It’s Tough to Challenge a Corrective Action

For a protester, a corrective action from the agency is a win. It gives the protester another bite at the apple to possibly win a contract award. But for the initial awardee, a corrective action has some unfortunate consequences, the dreaded double whammy.

Besides the obvious–losing the award–the former awardee’s price is usually revealed to the other competitors. Could this give the competitors a leg up when proposals are resubmitted as part of the corrective action? Yes. Does this amount to a flaw in the corrective action such that GAO will sustain a protest over it? Not likely.

Continue reading

GAO: If You Weren’t Prejudiced, We Won’t Sustain Your Protest

Much like schoolyard basketball, bid protests feature a “no harm, no foul” rule: unless an offeror can credibly allege that it was prejudiced by a flawed evaluation, GAO won’t sustain a protest.

Establishing prejudice can be tricky, depending on the type of evaluation at issue. Under a lowest-price technically acceptable award, a protester generally must show that it was next-in-line for the award (that is, it was technically acceptable and had the next-lowest price, after the awardee). Best value awards, on the other hand, are a bit more flexible: usually, the protester must establish that the evaluation flaw adversely affected its competitive standing.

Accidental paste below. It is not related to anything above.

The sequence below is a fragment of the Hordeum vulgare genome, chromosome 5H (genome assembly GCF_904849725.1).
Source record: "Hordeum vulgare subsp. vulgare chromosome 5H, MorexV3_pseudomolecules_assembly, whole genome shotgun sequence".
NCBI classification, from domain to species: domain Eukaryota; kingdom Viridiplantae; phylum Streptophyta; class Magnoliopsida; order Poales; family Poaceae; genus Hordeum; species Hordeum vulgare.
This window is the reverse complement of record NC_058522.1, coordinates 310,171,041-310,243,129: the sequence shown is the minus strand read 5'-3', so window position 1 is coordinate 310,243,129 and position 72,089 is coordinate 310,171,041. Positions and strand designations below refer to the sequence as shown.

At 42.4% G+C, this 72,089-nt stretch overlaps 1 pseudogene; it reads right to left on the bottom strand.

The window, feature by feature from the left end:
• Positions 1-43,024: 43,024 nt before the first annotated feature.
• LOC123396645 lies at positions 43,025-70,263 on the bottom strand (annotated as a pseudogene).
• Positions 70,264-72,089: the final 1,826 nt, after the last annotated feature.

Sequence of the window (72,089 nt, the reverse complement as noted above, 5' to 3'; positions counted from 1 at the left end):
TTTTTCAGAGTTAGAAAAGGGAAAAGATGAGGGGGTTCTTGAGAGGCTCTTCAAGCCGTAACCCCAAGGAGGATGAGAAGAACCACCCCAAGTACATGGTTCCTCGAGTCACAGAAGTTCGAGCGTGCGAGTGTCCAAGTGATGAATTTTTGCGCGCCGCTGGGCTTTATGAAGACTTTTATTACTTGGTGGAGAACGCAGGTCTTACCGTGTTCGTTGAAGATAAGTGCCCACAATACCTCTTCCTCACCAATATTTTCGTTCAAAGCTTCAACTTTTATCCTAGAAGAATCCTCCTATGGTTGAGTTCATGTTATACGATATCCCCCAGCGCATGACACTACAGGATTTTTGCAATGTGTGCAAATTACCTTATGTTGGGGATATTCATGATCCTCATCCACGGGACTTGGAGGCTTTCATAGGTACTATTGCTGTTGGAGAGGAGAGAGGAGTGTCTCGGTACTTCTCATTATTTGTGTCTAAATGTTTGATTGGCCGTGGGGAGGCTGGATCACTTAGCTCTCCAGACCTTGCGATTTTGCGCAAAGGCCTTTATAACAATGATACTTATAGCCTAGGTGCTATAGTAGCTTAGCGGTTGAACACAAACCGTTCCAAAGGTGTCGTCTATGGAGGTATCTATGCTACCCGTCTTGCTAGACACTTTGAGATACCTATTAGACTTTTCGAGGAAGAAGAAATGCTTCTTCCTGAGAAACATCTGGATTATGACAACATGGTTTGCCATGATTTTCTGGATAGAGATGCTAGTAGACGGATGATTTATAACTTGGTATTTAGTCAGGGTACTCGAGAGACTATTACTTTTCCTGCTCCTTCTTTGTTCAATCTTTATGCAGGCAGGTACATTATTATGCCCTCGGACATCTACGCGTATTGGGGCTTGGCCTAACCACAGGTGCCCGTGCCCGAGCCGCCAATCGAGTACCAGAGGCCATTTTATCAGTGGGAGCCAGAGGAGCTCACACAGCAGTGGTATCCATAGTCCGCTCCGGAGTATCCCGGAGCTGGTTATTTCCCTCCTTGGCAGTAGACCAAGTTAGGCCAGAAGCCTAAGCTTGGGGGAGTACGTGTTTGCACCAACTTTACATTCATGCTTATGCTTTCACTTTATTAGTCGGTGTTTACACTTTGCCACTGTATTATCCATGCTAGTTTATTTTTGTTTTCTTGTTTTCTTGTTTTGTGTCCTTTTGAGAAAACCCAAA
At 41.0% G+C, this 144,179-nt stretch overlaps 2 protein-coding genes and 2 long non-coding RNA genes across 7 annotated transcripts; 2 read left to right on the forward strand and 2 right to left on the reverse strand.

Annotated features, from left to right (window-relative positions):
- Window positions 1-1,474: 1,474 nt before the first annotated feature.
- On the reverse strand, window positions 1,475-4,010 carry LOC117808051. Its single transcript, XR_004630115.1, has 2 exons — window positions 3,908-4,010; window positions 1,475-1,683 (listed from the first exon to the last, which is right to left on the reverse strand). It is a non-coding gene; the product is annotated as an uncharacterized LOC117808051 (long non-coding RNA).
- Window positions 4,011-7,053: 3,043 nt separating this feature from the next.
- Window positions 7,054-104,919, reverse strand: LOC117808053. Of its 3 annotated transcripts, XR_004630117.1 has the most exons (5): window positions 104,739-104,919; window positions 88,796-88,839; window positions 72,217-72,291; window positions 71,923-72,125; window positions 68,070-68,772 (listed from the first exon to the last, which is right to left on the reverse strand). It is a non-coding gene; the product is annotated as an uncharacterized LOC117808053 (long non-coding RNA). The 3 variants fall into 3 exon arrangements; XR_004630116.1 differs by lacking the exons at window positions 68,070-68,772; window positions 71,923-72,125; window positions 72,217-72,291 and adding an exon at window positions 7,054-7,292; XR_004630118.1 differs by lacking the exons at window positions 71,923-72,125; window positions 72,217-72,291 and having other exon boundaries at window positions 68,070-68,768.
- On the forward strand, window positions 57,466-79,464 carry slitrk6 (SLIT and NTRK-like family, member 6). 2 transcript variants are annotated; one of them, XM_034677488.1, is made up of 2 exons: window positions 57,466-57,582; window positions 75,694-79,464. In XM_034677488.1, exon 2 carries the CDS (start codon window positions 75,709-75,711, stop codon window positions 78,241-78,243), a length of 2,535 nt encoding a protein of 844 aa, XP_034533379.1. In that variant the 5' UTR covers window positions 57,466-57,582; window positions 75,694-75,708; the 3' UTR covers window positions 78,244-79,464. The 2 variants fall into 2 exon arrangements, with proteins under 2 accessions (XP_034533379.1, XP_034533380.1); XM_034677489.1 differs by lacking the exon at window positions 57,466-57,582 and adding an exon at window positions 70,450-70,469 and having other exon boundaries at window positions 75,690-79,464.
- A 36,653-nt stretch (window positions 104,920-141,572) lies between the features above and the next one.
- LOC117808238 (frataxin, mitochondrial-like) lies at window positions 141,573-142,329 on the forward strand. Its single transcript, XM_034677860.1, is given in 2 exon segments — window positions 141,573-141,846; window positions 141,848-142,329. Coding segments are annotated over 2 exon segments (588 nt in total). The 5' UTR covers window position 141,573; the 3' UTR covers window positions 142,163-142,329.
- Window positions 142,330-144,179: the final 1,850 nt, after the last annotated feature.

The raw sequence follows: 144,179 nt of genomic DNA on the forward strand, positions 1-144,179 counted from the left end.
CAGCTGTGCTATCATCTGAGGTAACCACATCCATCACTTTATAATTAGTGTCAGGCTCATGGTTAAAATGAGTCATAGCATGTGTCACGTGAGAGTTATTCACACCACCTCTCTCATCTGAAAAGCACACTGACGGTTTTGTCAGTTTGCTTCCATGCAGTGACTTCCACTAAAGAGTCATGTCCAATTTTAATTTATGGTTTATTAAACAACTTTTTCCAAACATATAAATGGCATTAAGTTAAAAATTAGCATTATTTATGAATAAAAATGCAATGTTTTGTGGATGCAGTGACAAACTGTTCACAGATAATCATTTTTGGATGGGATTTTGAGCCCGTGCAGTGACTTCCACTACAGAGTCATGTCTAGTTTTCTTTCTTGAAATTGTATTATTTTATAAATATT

A recent GAO decision, however, highlights that these two means of establishing prejudice aren’t always distinct.

Continue reading

GAO Dismisses Protest Where Proposal was Unacceptable

In a protest before GAO, prejudice is an essential element. Even if GAO might agree that an agency’s action was improper, it will not sustain a protest where the protester would not have received the award anyway.

That’s what happened in the protest of Benaka Inc., B-416836 et al. (Dec. 16, 2018).

Continue reading

GAO: Failure To Explain Prejudice Doomed Otherwise Successful Protest

Imagine that you’re a manufacturer of appliances, and respond to a solicitation seeking one of your appliances (on a brand name basis). You, of course, propose to provide your appliance. But you lose out on an award to an offeror that submits an offer for a different appliance that admittedly does not comply with the solicitation’s minimum requirements.

In this situation, you’d probably be fairly upset. And as a recent GAO decision acknowledged, you’d likely have a successful basis of protest—that is, if you could establish that you were prejudiced by the government’s award decision, and if you understood what exactly the GAO means by “prejudice.”

Continue reading